If you change the locks and re-let and the tenant returns, you are making yourself vulnerable to prosecution for illegal eviction and there is the risk of your tenant suing you for damages which can run into many of thousands of pounds. There is a defence to a criminal charge if you thought, and had reasonable cause to believe, that the tenant had gone. Bear in mind this defence would not apply if you were sued in the civil courts by the tenant.
Abandonment notices are notices landlords sometimes put on the door of a property they believe to have been abandoned by the tenant. These kinds of notices usually say something like ‘I will be changing the locks and repossessing the property 14 days from the date of this notice’. These notices do not have any legal standing and should not be relied on. It is not advisable to repossess your property without a Possession Order or without very strong evidence of surrender (see below).
One way that a tenancy can end without the landlord following the usual procedure of getting a Possession Order from the Court, is by what the law terms ‘surrender'. However the case law about surrender says pretty clearly that, for this to have happened in law, there has to be an ‘unequivocal act’ of surrender by the tenant, for example if the tenant says ‘I’m leaving’, gives up the keys, and moves out their possessions. In these circumstances you are entitled to accept this as a surrender of the tenancy at which point the tenancy ends. However unless things are put in writing or you have other very clear evidence, there is still potential for a dispute about what has actually happened or what has been said.
Unless you are absolutely sure the tenant has surrendered the property, the safest course of action is always to get a Possession Order from the County Court, which will remove the risk of being prosecuted for illegal eviction and being sued by the tenant.
‘Only or Principal Home’
Where a tenancy has ceased to be the tenant’s ‘only or principal home’, you may be able to end the tenancy without getting a Court Possession Order, so long as you follow the correct procedure. However, establishing evidence that premises have ceased to be the occupier’s only or principal home can be extremely difficult. Also, if a tenant has, for example, gone on holiday, gone travelling for a number of months, or they are staying with relatives with the intention of returning, the tenancy may very well continue to provide the tenant’s only or principal home, despite a lengthy absence.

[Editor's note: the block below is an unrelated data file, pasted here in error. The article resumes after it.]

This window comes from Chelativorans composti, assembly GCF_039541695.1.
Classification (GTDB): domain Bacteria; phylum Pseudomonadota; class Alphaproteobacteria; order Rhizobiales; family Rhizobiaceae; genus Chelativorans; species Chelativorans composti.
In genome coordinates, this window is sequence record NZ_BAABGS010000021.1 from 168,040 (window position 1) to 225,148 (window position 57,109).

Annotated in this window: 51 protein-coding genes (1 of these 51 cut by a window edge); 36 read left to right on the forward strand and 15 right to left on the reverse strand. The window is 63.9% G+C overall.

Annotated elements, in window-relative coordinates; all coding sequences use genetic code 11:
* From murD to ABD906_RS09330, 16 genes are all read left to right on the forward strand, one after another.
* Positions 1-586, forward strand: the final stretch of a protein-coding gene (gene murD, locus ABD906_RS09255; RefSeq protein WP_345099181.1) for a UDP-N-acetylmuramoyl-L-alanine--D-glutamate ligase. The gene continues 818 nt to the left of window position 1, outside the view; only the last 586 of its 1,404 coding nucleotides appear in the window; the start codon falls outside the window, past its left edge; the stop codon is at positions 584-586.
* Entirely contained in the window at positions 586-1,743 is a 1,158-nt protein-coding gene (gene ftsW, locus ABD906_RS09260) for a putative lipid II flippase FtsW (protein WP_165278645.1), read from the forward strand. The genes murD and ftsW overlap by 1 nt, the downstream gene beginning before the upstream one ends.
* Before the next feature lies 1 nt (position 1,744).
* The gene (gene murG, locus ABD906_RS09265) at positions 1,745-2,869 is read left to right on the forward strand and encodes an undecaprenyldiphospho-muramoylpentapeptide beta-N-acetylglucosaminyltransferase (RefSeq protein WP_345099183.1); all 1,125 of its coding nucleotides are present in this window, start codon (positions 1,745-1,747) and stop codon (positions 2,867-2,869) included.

The fact that a tenant is not staying at the property is not conclusive evidence that it is not their only or main home. The only real solid, evidence, is that their home is somewhere else, for example they have a tenancy elsewhere or they own another house where they are living. If the tenant has got another tenancy and you know they have moved in there, then the original tenancy is very unlikely to still be their only or principal home. However, if they are still in the process of moving to the new tenancy, the original tenancy may still be the only or principal home until they have completed the move.
If the tenant is claiming benefits from another address or has taken steps to end their liability for Council Tax or fuel bills, this can also be good evidence that the original tenancy is no longer the tenant’s only or principle home, though this kind of information can be difficult to get hold of.
Where a tenant has moved out large items of their furniture, this can also be helpful to you in concluding that the property is no longer their only or principle home, but where you rely on this sort of evidence, you probably still have to bear in mind that a degree of risk is involved, and you would need to weigh up, in each case, whether you want to risk taking possession yourself or whether it would be better to apply for a Possession Order instead.
Procedure for ending tenancies
Even where the property is no longer the tenant’s only or main home, there is still a procedure to go through to end the remaining contractual tenancy.
Fixed –term tenancies